Category Archives: Health & Wellness
By: BARBARA NELSON, CRNP
Grilling is a great way to enjoy the warm summer weather and spend quality time with family and friends. Before firing up the charcoal, review these easy tips to keep your grilling healthy and safe.
1. Start with a clean grill. Don’t let the charred buildup on your grill stick to your food. Use a wire brush to give your grill a good cleaning, then wipe it down to remove particles.
2. Practice safe food handling. Keep raw meat, poultry and seafood separate from vegetables and other foods. Place grilled foods on clean plates, not on the ones you used when they were raw.
3. Avoid smoke and fire. Exposing meat to high heat and open flames can create chemicals that have been linked to some cancers. Reduce your exposure to these chemicals by:
- Lining the grill with aluminum foil
- Cooking food at temperatures below 325 degrees
- Using a spray bottle of water to put out any fat fires
4. Marinate for flavor and health. Marinating meat before cooking helps prevent the formation of potential carcinogens. Make your own healthy marinades or use bottled marinades that are low in salt.
5. Flip burgers often. Research suggests that flipping a burger every 30 seconds reduces E. coli and potential carcinogens from charring.
6. Check internal temperatures. Use a meat thermometer to make sure your meat reaches minimum temperatures to kill harmful bacteria. See the USDA’s temperature guidelines.
7. Choose leaner meats:
- When grilling red meat and pork, buy “choice” or “select” grades of beef, which have the lowest fat content.
- For chicken, choose breast cuts and remove the skin before eating. Skinless chicken breasts are less fattening than dark meat legs and thighs.
- Fish are typically lower in fat than other types of meat and contain healthy omega-3 fatty acids. Try grilling salmon, trout and herring.
8. Don’t forget the veggies and fruit. Grilling amps up the flavor of fruits and vegetables. You can mix things up by cooking kabobs that alternate meat, vegetables and fruit.
Tired of the same old burgers? Check out these grilling recipes for a healthy and tasty summer.
Barbara Nelson, Certified Registered Nurse Practitioner, received her Master of Science in Nursing degree from Walden University, completed a family medicine post-master certificate program at the University of Cincinnati, and is certified by the American Academy of Nurse Practitioners. She cares for patients in MPCP’s Bowie office.
By: RAFEENA BACCHUS, M.D.
People are social by nature. We need the company of others, and the strength of our relationships affect our mental and physical health.
Today, many of us use social media platforms such as Facebook, Twitter, TikTok, YouTube and Instagram to connect with each other. Kids, teens, and young adults are the heaviest social media users, but most adults are also active on at least one platform.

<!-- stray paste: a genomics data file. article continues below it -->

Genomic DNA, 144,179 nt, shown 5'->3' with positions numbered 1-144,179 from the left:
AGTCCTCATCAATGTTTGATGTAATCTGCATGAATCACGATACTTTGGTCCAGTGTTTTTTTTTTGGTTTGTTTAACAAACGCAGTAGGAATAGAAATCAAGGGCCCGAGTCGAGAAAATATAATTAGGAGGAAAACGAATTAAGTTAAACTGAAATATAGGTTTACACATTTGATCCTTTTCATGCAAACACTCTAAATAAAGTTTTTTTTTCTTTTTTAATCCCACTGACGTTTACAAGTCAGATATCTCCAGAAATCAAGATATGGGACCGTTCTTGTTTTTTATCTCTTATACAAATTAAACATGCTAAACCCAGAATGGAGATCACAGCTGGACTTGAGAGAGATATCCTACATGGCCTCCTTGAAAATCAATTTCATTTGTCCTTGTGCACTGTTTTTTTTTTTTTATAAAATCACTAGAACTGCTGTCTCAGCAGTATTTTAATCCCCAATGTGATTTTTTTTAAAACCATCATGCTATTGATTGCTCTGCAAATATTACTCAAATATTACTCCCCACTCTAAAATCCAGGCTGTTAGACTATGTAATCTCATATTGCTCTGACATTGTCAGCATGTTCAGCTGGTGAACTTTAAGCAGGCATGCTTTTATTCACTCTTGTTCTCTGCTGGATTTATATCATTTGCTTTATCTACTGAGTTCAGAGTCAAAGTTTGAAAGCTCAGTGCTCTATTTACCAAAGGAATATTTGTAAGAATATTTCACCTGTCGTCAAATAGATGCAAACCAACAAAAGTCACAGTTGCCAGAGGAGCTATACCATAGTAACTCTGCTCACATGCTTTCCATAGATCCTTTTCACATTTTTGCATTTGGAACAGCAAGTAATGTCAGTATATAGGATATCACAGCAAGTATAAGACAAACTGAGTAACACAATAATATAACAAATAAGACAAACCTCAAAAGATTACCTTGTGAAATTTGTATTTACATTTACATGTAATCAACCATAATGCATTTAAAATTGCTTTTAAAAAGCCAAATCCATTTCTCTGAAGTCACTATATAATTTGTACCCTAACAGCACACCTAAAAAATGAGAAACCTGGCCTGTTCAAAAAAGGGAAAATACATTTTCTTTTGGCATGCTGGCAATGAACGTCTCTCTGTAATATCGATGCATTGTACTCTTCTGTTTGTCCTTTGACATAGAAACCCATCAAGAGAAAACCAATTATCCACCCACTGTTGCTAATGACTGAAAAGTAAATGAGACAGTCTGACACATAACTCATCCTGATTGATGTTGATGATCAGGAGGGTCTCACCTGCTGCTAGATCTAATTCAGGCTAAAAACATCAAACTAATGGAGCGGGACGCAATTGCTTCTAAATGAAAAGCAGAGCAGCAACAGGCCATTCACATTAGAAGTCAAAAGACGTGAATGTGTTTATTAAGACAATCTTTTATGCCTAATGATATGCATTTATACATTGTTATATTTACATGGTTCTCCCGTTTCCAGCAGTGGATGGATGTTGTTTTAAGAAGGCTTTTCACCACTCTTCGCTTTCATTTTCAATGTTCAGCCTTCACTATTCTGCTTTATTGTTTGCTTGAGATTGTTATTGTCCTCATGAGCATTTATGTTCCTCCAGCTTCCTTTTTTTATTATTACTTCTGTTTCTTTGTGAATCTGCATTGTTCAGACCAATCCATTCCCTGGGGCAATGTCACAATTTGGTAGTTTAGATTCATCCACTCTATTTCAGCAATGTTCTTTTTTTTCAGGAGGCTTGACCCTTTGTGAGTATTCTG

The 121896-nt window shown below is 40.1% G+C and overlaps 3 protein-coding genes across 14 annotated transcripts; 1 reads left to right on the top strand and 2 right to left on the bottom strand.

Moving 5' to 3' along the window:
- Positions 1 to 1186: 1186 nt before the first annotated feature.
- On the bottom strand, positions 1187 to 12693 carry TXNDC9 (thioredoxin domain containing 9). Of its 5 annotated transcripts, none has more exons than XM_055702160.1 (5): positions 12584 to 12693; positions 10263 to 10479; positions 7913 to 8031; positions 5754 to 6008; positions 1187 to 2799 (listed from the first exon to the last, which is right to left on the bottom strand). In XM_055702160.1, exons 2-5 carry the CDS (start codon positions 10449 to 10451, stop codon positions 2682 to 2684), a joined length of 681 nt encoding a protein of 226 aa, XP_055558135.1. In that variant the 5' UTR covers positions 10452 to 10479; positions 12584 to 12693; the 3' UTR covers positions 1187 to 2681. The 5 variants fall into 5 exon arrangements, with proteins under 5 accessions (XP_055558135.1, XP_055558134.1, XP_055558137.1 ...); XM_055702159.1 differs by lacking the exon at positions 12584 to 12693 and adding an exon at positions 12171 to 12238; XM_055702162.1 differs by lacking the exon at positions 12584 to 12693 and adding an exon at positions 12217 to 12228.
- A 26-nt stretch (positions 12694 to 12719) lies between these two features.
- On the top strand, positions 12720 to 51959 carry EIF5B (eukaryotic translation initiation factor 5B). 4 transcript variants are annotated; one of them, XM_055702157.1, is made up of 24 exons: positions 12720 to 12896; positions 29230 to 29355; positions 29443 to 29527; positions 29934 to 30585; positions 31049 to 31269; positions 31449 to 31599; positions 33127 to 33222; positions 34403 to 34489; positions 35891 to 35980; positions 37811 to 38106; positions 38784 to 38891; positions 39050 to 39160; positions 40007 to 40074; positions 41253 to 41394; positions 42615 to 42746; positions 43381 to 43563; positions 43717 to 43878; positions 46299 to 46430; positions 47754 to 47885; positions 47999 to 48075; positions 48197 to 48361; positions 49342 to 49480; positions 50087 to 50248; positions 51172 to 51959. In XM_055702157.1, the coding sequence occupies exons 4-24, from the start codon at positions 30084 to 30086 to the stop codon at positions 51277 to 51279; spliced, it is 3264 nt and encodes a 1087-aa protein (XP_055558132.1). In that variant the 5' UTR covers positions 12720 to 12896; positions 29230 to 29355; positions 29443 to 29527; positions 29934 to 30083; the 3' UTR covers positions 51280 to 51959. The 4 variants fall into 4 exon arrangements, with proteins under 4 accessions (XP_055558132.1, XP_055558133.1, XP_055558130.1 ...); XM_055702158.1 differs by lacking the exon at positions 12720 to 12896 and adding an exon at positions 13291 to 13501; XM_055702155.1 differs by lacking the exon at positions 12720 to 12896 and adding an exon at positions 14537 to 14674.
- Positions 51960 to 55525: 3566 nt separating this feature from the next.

For most of us, social media is an enjoyable way to pass time and connect with family and friends. However, some people say social media has a negative impact on their lives, but they continue to use it anyway. Their behavior seems to be out of control, causing some health professionals to say they are addicted to social media.
How social media addiction works
The process of using social media – posting and reacting to content — causes your brain to release the pleasure chemical dopamine. The more you use social media and receive the rewarding dopamine, the more your brain will want it. Over time, your brain can become dependent/addicted to the good feeling social media gives you.
Social media platforms like Facebook, TikTok, Twitter and YouTube also track your activity and customize your feed to show you posts you want to view and comment on. This makes social media more addictive in nature.
One of the signs of addiction is continuing to use something even after it has clearly had a negative impact on you. If social media use is interfering with your relationships, self-esteem, work or school, but you can’t stop using it, that is a possible sign of addiction.
Signs you may have a social media addiction
If you have several of the behaviors below, it may be a sign that your social media use is getting out of hand.
- You log in very often, wasting time with unproductive browsing. You check social media first thing in the morning and repeatedly through the day.
- You constantly check your notifications and update your status.
- You use social media to escape from the real world. If stress and discomfort in your life are getting to you, you seek refuge in the virtual community.
- If you can’t get on social media, you get agitated. You become anxious over time spent away from your device or without an internet connection.
- You plan your social media posts in advance. You go places just to take selfies there, and get distracted during daily activities by thinking about how you plan to describe them later on social media.
- You get upset when your posts online aren’t appreciated.
- Social media gets in the way of your real-life connections. You make choices that cut out friends and family and replace them with avatars and status updates.
Health risks of social media addiction
People who habitually and excessively use social media can suffer mental and physical effects.
- You may unfavorably compare yourself to people online, causing you low self-esteem.
- Seeing others have a good time may contribute to a greater sense of loneliness, isolation, and the fear of being left out.